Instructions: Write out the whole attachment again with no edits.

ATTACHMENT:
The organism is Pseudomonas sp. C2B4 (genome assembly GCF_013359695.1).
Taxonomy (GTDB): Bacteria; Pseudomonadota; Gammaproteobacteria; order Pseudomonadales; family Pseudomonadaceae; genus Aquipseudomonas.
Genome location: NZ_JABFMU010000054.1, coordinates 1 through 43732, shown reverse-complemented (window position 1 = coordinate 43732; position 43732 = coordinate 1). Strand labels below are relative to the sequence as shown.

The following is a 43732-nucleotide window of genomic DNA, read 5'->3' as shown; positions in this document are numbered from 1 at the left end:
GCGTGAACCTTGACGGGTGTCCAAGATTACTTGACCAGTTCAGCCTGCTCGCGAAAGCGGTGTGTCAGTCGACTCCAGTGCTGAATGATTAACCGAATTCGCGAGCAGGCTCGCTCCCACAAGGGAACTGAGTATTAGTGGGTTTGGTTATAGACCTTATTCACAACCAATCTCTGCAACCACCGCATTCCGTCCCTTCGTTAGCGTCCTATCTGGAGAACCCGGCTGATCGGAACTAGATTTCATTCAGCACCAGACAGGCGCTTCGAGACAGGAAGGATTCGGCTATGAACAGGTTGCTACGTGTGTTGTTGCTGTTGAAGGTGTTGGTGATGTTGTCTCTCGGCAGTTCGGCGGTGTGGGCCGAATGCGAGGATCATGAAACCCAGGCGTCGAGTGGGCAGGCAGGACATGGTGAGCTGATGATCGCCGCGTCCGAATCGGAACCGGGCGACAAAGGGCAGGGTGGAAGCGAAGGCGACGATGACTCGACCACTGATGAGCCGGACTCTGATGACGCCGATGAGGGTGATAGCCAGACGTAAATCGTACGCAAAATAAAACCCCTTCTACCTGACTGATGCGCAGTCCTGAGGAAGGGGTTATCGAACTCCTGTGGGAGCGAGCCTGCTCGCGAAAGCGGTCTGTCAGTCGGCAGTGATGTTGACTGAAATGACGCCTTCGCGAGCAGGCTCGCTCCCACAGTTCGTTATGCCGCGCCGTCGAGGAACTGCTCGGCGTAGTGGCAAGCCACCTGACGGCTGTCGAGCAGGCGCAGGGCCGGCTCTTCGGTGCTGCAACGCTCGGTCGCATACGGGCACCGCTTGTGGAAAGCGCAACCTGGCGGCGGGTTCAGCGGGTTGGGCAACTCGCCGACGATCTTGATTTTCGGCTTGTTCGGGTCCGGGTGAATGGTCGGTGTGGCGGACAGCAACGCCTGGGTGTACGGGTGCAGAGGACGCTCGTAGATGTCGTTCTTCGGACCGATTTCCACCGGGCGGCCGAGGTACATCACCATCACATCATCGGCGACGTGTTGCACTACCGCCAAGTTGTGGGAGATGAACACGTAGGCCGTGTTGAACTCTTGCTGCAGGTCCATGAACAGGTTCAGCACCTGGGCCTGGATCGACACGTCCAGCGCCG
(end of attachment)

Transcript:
The organism is Pseudomonas sp. C2B4 (genome assembly GCF_013359695.1).
Taxonomy (GTDB): Bacteria; Pseudomonadota; Gammaproteobacteria; order Pseudomonadales; family Pseudomonadaceae; genus Aquipseudomonas.
Genome location: NZ_JABFMU010000054.1, coordinates 1 through 43732, shown reverse-complemented (window position 1 = coordinate 43732; position 43732 = coordinate 1). Strand labels below are relative to the sequence as shown.

The following is a 43732-nucleotide window of genomic DNA, read 5'->3' as shown; positions in this document are numbered from 1 at the left end:
GCGTGAACCTTGACGGGTGTCCAAGATTACTTGACCAGTTCAGCCTGCTCGCGAAAGCGGTGTGTCAGTCGACTCCAGTGCTGAATGATTAACCGAATTCGCGAGCAGGCTCGCTCCCACAAGGGAACTGAGTATTAGTGGGTTTGGTTATAGACCTTATTCACAACCAATCTCTGCAACCACCGCATTCCGTCCCTTCGTTAGCGTCCTATCTGGAGAACCCGGCTGATCGGAACTAGATTTCATTCAGCACCAGACAGGCGCTTCGAGACAGGAAGGATTCGGCTATGAACAGGTTGCTACGTGTGTTGTTGCTGTTGAAGGTGTTGGTGATGTTGTCTCTCGGCAGTTCGGCGGTGTGGGCCGAATGCGAGGATCATGAAACCCAGGCGTCGAGTGGGCAGGCAGGACATGGTGAGCTGATGATCGCCGCGTCCGAATCGGAACCGGGCGACAAAGGGCAGGGTGGAAGCGAAGGCGACGATGACTCGACCACTGATGAGCCGGACTCTGATGACGCCGATGAGGGTGATAGCCAGACGTAAATCGTACGCAAAATAAAACCCCTTCTACCTGACTGATGCGCAGTCCTGAGGAAGGGGTTATCGAACTCCTGTGGGAGCGAGCCTGCTCGCGAAAGCGGTCTGTCAGTCGGCAGTGATGTTGACTGAAATGACGCCTTCGCGAGCAGGCTCGCTCCCACAGTTCGTTATGCCGCGCCGTCGAGGAACTGCTCGGCGTAGTGGCAAGCCACCTGACGGCTGTCGAGCAGGCGCAGGGCCGGCTCTTCGGTGCTGCAACGCTCGGTCGCATACGGGCACCGCTTGTGGAAAGCGCAACCTGGCGGCGGGTTCAGCGGGTTGGGCAACTCGCCGACGATCTTGATTTTCGGCTTGTTCGGGTCCGGGTGAATGGTCGGTGTGGCGGACAGCAACGCCTGGGTGTACGGGTGCAGAGGACGCTCGTAGATGTCGTTCTTCGGACCGATTTCCACCGGGCGGCCGAGGTACATCACCATCACATCATCGGCGACGTGTTGCACTACCGCCAAGTTGTGGGAGATGAACACGTAGGCCGTGTTGAACTCTTGCTGCAGGTCCATGAACAGGTTCAGCACCTGGGCCTGGATCGACACGTCCAGCGCCG